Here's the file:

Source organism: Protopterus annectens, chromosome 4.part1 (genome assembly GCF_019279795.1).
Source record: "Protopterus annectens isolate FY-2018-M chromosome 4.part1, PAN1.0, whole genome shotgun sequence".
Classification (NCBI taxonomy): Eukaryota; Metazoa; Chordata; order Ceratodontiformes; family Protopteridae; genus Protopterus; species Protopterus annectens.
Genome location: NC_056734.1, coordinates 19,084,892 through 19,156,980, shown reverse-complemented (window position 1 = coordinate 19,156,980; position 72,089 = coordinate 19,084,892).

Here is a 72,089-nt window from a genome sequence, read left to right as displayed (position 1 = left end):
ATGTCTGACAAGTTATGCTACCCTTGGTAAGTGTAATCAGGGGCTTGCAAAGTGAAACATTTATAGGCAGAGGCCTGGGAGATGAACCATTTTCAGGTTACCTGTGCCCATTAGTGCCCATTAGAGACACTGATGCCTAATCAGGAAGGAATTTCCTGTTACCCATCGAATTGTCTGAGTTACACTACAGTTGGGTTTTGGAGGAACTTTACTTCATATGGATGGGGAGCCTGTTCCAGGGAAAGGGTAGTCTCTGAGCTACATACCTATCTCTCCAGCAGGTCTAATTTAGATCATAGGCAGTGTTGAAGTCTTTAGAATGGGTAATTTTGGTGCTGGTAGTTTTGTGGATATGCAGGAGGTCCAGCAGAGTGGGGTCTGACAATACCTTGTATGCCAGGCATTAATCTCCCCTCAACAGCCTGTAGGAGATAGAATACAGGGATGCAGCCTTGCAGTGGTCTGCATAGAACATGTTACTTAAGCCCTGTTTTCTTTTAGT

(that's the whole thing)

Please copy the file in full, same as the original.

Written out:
Source organism: Protopterus annectens, chromosome 4.part1 (genome assembly GCF_019279795.1).
Source record: "Protopterus annectens isolate FY-2018-M chromosome 4.part1, PAN1.0, whole genome shotgun sequence".
Classification (NCBI taxonomy): Eukaryota; Metazoa; Chordata; order Ceratodontiformes; family Protopteridae; genus Protopterus; species Protopterus annectens.
Genome location: NC_056734.1, coordinates 19,084,892 through 19,156,980, shown reverse-complemented (window position 1 = coordinate 19,156,980; position 72,089 = coordinate 19,084,892).

Here is a 72,089-nt window from a genome sequence, read left to right as displayed (position 1 = left end):
ATGTCTGACAAGTTATGCTACCCTTGGTAAGTGTAATCAGGGGCTTGCAAAGTGAAACATTTATAGGCAGAGGCCTGGGAGATGAACCATTTTCAGGTTACCTGTGCCCATTAGTGCCCATTAGAGACACTGATGCCTAATCAGGAAGGAATTTCCTGTTACCCATCGAATTGTCTGAGTTACACTACAGTTGGGTTTTGGAGGAACTTTACTTCATATGGATGGGGAGCCTGTTCCAGGGAAAGGGTAGTCTCTGAGCTACATACCTATCTCTCCAGCAGGTCTAATTTAGATCATAGGCAGTGTTGAAGTCTTTAGAATGGGTAATTTTGGTGCTGGTAGTTTTGTGGATATGCAGGAGGTCCAGCAGAGTGGGGTCTGACAATACCTTGTATGCCAGGCATTAATCTCCCCTCAACAGCCTGTAGGAGATAGAATACAGGGATGCAGCCTTGCAGTGGTCTGCATAGAACATGTTACTTAAGCCCTGTTTTCTTTTAGT